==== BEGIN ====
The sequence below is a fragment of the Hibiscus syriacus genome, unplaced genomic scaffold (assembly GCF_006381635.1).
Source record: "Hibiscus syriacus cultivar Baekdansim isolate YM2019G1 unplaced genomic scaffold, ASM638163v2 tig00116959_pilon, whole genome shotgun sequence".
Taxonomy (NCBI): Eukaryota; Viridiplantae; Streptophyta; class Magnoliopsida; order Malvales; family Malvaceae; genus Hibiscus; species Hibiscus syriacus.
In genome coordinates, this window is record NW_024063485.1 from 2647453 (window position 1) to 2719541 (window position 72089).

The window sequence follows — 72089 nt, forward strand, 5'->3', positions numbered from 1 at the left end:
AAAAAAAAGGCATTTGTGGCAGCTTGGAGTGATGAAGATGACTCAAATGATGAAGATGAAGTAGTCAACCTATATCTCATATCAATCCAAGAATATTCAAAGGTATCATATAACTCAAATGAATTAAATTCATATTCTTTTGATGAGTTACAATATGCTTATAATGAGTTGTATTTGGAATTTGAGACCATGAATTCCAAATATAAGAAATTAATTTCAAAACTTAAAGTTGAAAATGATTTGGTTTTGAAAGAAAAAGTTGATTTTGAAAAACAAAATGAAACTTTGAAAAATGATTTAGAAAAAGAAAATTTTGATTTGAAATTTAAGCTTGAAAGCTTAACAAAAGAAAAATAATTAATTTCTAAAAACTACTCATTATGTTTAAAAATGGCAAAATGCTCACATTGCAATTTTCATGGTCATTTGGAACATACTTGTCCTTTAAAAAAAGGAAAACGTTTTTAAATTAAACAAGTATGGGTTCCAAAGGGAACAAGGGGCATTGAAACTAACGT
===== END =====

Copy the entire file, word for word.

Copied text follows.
The sequence below is a fragment of the Hibiscus syriacus genome, unplaced genomic scaffold (assembly GCF_006381635.1).
Source record: "Hibiscus syriacus cultivar Baekdansim isolate YM2019G1 unplaced genomic scaffold, ASM638163v2 tig00116959_pilon, whole genome shotgun sequence".
Taxonomy (NCBI): Eukaryota; Viridiplantae; Streptophyta; class Magnoliopsida; order Malvales; family Malvaceae; genus Hibiscus; species Hibiscus syriacus.
In genome coordinates, this window is record NW_024063485.1 from 2647453 (window position 1) to 2719541 (window position 72089).

The window sequence follows — 72089 nt, forward strand, 5'->3', positions numbered from 1 at the left end:
AAAAAAAAGGCATTTGTGGCAGCTTGGAGTGATGAAGATGACTCAAATGATGAAGATGAAGTAGTCAACCTATATCTCATATCAATCCAAGAATATTCAAAGGTATCATATAACTCAAATGAATTAAATTCATATTCTTTTGATGAGTTACAATATGCTTATAATGAGTTGTATTTGGAATTTGAGACCATGAATTCCAAATATAAGAAATTAATTTCAAAACTTAAAGTTGAAAATGATTTGGTTTTGAAAGAAAAAGTTGATTTTGAAAAACAAAATGAAACTTTGAAAAATGATTTAGAAAAAGAAAATTTTGATTTGAAATTTAAGCTTGAAAGCTTAACAAAAGAAAAATAATTAATTTCTAAAAACTACTCATTATGTTTAAAAATGGCAAAATGCTCACATTGCAATTTTCATGGTCATTTGGAACATACTTGTCCTTTAAAAAAAGGAAAACGTTTTTAAATTAAACAAGTATGGGTTCCAAAGGGAACAAGGGGCATTGAAACTAACGT